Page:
Measurement of muscle disease by quantitative second-harmonic generation imaging

University of Connecticut Health Center, Department of Genetics and Developmental Biology, Farmington, Connecticut 06030, USA.
Journal of Biomedical Optics (Impact Factor: 2.86). 01/2008; 13(4):044018. DOI: 10.1117/1.2967536
Source: PubMed


Determining the health of muscle cells by in vivo imaging could impact the diagnosis and monitoring of a large number of congenital and acquired muscular or cardiac disorders. However, currently used technologies are hampered by insufficient resolution, lack of specificity, or invasiveness. We have combined intrinsic optical second-harmonic generation from sarcomeric myosin with a novel mathematical treatment of striation pattern analysis, to obtain measures of muscle contractile integrity that correlate strongly with the neuromuscular health of mice suffering from genetic, acquired, and age-related decline in skeletal muscle function. Analysis of biopsies from a pilot group of human volunteers suggests a similar power in quantifying sarcopenic changes in muscle integrity. These results provide the first strong evidence that quantitative image analysis of sarcomere pattern can be correlated with physiological function, and they invite the application of SHG imaging in clinical practice, either in biopsy samples or via microendoscopy.


Available from: Sergey Plotnikov, Nov 12, 2014
  • Source
    • "reveals the overall cell delineation. Recently, muscle disease was quantified with SHG microscopy images [54]. Parameters, such as distribution of lengths of sarcomeres and muscle fiber crosssectional areas, were measured. "
    [Show abstract] [Hide abstract]
    ABSTRACT: Current research on multiphoton autofluorescence microscopy is primarily focused on imaging the signal from reduced nicotinamide adenine dinucleatide (NADH) in tissue. NADH levels in cells are useful reporters of metabolic information, as well as early indicators in precancer and cancer diagnosis. While NADH is typically imaged in the 400-500 nm spectral window, the amino acid tryptophan is the major source of tissue fluorescence in the Ultraviolet range. Here, we briefly review current progress in multiphoton autofluorescence imaging of live tissues and cells, and report our recent findings of in vivo mouse skin imaging based on multiphoton excited tryptophan autofluorescence. This new method enables noninvasive imaging of skin tissue at video-rate and allows for the visualization and identification of cellular components in the epidermis, dermis, and muscle layers. It is also possible to image through small blood vessels in the mouse skin and observe circulating leukocytes in situ .
    IEEE Journal of Selected Topics in Quantum Electronics 07/2010; 16(3-16):516 - 523. DOI:10.1109/JSTQE.2009.2031619 · 2.83 Impact Factor
  • Source
    • "Polarization Second Harmonic Microscopy (PSHM) is an emerging tool that provides a new dimension to Second Harmonic imaging. Measurement and subsequent analysis of polarization dependency of Second Harmonic (SH) allows retrieving quantitative and/or subdiffraction information about molecular architecture of the imaged specimen[5] [6] [7] [8] [9]. Particularly, statistical distribution of myosin helical pitch angle [6] [7] can be estimated in different tissues, or in more practical terms, a biomarker which quantifies a mixture of subdiffraction information related to active SHG structures. "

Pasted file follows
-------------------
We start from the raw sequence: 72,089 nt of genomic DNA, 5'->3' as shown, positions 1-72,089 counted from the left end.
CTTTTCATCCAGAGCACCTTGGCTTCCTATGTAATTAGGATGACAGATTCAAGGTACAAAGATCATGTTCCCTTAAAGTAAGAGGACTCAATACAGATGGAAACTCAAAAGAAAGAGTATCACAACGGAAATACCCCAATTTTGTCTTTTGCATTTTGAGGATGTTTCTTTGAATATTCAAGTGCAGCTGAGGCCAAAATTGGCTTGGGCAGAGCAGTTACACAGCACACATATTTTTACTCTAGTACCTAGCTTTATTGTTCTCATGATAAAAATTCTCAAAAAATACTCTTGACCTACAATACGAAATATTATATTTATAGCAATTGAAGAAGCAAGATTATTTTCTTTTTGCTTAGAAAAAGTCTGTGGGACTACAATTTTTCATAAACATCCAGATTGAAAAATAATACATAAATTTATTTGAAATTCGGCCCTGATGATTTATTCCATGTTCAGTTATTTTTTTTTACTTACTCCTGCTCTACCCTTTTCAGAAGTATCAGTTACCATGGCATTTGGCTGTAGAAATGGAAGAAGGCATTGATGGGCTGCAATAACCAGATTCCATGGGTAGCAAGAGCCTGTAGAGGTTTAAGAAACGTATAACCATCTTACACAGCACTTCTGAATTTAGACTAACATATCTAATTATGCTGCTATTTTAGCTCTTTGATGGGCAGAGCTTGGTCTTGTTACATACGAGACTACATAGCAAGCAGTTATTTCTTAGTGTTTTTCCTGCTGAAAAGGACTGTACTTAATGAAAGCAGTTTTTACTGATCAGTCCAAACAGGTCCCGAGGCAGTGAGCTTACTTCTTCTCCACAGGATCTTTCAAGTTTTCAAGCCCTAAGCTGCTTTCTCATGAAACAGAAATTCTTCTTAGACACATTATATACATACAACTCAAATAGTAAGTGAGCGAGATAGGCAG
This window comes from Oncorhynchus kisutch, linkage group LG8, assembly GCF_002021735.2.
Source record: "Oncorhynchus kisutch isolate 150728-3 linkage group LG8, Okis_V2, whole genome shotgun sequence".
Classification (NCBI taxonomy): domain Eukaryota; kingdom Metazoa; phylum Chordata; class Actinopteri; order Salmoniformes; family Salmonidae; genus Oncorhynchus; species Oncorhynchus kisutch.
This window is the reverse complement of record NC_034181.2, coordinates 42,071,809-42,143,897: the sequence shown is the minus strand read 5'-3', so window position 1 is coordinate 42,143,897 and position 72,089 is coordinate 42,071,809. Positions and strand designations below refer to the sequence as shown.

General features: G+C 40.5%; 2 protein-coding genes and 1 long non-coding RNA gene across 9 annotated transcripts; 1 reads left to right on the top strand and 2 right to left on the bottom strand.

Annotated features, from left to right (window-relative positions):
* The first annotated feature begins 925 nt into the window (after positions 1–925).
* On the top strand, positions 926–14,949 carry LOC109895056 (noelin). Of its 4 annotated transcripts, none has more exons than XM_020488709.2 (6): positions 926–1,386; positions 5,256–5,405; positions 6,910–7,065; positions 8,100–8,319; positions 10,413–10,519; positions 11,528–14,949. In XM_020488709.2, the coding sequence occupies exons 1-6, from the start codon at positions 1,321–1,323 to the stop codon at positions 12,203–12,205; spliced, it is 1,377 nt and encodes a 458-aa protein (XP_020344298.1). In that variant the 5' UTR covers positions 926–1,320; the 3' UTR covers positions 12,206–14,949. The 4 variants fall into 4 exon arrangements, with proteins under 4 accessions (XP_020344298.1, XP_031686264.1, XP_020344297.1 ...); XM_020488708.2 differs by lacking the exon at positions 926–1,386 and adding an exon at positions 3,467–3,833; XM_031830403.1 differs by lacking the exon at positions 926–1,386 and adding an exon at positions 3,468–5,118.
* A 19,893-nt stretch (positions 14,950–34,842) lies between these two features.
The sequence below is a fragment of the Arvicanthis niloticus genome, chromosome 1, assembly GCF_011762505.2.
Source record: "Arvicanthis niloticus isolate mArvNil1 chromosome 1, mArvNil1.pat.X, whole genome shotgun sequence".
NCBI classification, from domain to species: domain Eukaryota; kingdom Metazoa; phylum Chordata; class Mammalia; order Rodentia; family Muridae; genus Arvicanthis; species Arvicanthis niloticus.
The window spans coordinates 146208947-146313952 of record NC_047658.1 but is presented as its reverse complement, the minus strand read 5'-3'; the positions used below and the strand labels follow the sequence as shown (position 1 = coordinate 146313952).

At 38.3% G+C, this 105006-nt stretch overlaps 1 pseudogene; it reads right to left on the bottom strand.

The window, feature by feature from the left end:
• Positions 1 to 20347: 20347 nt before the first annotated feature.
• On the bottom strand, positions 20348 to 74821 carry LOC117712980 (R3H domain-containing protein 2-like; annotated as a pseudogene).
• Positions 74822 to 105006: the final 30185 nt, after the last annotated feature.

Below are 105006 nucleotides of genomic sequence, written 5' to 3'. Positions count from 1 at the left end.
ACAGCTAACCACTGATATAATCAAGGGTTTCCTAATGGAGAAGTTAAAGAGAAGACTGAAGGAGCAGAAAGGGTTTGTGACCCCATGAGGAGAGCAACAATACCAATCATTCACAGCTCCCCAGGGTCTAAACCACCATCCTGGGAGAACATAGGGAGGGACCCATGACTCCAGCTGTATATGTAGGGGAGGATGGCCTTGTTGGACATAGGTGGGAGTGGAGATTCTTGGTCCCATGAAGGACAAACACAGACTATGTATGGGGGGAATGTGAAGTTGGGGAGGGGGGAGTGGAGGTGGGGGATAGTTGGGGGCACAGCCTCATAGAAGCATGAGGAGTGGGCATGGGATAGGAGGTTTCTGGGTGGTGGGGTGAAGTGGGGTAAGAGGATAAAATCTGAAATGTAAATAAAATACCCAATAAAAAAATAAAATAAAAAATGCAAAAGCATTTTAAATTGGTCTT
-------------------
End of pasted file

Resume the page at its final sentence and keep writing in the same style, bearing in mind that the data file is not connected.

[Show abstract] [Hide abstract]
    ABSTRACT: Fetal growth restriction (FGR) has recently shown a strong association with cardiac programming which predisposes to cardiovascular mortality in adulthood. Polarization Second Harmonic Microscopy can quantify molecular architecture changes with high sensitivity in cardiac myofibrils. In this work, we use myosin helical pitch angle as an example to quantify such alterations related to this high risk population. Importantly, this shows a potential use of the technique as an early diagnostic tool and an alternative method to understand pathophysiological processes.
    Proceedings of SPIE - The International Society for Optical Engineering 06/2009; DOI:10.1117/12.831481 · 0.20 Impact Factor
  • Source
    [Show abstract] [Hide abstract]
    ABSTRACT: Sarcomeres are the basic contractile units of striated muscle. Our knowledge about sarcomere dynamics has primarily come from in vitro studies of muscle fibres and analysis of optical diffraction patterns obtained from living muscles. Both approaches involve highly invasive procedures and neither allows examination of individual sarcomeres in live subjects. Here we report direct visualization of individual sarcomeres and their dynamical length variations using minimally invasive optical microendoscopy to observe second-harmonic frequencies of light generated in the muscle fibres of live mice and humans. Using microendoscopes as small as 350 microm in diameter, we imaged individual sarcomeres in both passive and activated muscle. Our measurements permit in vivo characterization of sarcomere length changes that occur with alterations in body posture and visualization of local variations in sarcomere length not apparent in aggregate length determinations. High-speed data acquisition enabled observation of sarcomere contractile dynamics with millisecond-scale resolution. These experiments point the way to in vivo imaging studies demonstrating how sarcomere performance varies with physical conditioning and physiological state, as well as imaging diagnostics revealing how neuromuscular diseases affect contractile dynamics.
    Nature 08/2008; 454(7205):784-8. DOI:10.1038/nature07104 · 41.46 Impact Factor
Show more